Tuesday, 7 April 2009

Chip and Pinning Your ID Away

Chip and Pin likely to be inbound for ID cards we are told today.

For eight years of my life I carried an ID card. It was a forces ID card and incredibly useful. I could instantly prove my identity, long before photo ID driving licences existed which now do that job admirably.

So I joined the debate about ID cards pretty much in favour, absolutely seeing the arguments that (a) it would help crack down on benefit fraud which costs the taxpayer billions each year and (b) that law abiding people have nothing to fear and much to gain. Frankly, I needed to be convinced that it would have any positive impact on terrorism.

I am now adamantly opposed to ID cards. Why? Principally for three reasons.

Mission Creep

First, any Government scheme or law change ends up ‘mission creeping’ itself to an illiberal end, proving what used to be called the ‘thin end of the wedge’ argument. A case in point:

Then - In 2000, NuLab told us the Regulation of Investigatory Powers Act was needed to tackle terrorism in the UK.

Now - In 2009, local councils have used this piece of anti-terrorism legislation an average of 25,000 in the last five years to in fact chase dog foulers, parents manipulating school catchment boundaries, people putting out rubbish incorrectly etc...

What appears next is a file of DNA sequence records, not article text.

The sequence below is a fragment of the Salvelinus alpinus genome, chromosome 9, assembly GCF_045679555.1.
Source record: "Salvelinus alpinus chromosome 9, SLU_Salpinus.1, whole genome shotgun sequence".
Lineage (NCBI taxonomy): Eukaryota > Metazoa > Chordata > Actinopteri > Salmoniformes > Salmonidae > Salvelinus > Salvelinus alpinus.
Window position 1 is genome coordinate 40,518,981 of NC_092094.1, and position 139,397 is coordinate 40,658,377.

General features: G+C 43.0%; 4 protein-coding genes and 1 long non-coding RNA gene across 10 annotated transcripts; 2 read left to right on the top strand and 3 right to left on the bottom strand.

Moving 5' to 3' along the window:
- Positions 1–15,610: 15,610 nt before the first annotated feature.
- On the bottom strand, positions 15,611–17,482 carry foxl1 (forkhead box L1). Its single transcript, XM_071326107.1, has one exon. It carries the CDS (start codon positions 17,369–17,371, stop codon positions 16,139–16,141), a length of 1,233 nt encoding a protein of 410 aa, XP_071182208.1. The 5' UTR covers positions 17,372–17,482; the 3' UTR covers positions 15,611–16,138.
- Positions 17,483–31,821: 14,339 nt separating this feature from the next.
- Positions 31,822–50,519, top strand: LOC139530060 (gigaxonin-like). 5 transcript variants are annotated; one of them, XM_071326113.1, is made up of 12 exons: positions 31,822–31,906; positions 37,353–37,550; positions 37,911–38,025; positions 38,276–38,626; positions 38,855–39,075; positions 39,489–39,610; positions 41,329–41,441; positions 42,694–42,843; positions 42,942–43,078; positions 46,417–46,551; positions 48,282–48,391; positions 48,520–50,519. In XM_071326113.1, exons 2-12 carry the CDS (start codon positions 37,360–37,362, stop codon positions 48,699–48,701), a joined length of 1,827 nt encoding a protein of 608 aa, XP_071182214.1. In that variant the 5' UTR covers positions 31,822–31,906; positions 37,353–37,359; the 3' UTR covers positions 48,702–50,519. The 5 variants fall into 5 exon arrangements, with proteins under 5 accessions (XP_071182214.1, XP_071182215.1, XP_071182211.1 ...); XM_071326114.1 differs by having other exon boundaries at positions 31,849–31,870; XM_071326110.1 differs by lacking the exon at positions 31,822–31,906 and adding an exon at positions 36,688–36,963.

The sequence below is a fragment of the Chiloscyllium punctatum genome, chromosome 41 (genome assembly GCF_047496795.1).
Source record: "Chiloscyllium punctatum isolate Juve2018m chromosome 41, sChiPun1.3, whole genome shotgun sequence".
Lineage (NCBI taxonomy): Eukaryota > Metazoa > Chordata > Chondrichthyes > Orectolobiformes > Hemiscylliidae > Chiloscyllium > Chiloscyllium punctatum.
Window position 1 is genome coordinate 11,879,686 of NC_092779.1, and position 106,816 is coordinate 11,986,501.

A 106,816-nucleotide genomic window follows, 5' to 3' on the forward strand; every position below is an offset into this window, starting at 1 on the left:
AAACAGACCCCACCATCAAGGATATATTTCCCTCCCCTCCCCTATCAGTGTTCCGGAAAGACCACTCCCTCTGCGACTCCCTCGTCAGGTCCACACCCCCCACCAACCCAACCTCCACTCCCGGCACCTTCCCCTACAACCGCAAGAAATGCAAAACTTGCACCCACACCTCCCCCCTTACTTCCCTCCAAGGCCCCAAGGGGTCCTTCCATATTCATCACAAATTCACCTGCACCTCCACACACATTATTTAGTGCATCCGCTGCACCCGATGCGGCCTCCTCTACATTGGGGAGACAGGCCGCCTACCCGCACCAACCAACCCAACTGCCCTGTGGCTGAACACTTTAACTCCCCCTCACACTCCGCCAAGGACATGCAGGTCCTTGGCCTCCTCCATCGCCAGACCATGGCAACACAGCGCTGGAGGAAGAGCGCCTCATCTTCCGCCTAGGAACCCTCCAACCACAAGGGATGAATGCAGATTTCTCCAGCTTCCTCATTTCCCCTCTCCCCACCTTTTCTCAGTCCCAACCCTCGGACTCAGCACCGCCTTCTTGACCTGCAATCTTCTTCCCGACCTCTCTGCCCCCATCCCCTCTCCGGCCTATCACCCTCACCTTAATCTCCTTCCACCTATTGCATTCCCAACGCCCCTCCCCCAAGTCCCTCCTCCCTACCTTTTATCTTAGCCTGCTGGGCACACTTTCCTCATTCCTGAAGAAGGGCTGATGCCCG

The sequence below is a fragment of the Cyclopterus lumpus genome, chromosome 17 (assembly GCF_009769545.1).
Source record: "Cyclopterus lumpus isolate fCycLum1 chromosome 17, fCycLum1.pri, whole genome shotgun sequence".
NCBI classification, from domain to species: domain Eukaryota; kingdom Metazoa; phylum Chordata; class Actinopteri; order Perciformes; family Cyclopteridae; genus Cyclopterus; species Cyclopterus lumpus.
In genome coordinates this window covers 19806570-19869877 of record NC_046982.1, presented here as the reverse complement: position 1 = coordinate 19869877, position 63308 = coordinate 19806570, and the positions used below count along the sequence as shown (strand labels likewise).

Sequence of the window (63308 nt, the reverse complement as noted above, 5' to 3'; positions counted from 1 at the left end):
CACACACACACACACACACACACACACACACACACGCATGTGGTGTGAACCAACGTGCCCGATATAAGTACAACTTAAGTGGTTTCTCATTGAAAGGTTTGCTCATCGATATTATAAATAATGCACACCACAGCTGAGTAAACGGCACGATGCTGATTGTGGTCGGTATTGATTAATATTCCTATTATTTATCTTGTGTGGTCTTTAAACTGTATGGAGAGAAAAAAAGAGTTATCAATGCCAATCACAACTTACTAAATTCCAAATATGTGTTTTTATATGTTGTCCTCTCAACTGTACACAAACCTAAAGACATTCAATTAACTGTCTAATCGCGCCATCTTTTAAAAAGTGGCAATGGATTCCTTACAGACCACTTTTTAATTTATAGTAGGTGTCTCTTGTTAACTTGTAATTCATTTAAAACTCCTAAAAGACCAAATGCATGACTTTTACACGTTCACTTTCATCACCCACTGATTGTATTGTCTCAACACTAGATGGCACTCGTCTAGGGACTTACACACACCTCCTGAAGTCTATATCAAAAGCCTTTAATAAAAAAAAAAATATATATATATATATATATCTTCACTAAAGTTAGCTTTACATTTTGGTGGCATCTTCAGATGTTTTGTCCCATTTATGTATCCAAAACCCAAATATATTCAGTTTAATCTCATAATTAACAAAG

Now - NuLab tell us we need ID cards to combat terrorism.

Future - What do you think will happen once NuLab mission creep sets in? Minor transgressors of local bylaws will be targeted by overzealous officialdom for totally pathetic offences?

Government incompetence

Second, the constant stream of stories that tumble out of Government about data security, or lack of it: flash sticks lost on trains, laptops stolen, external consultants losing discs, info going astray in the post. It just goes on and on. These highlight Government’s arrogant and lazy attitude to personal data. With all the hoo-ha that each story brings, we see no real attempt by Government to stop this chaos.

I just no longer think Government can be trusted to hold personal data and the idea of giving them my total identity in the future (photo, finger print, retina scan etc) as well as potentially making ID cards ‘smart cards’ that can store health records, cash, chip and pin et al fills me with dread.


It seems that no serious anti-crime organisation, apart from Jacqui Smith’s Home Office, has produced a single weighty argument that ID cards will actually have any measurable affect on terrorism. Thus, the main justification used by the Government simply holds no water.

Join the campaign: http://www.no2id.net/

1 comment:

It Will Come to Me said...

Fantastic. The Tories sticking to principle and leading the way. If they follow this up with a similar clear policy on Europe they can have my vote back.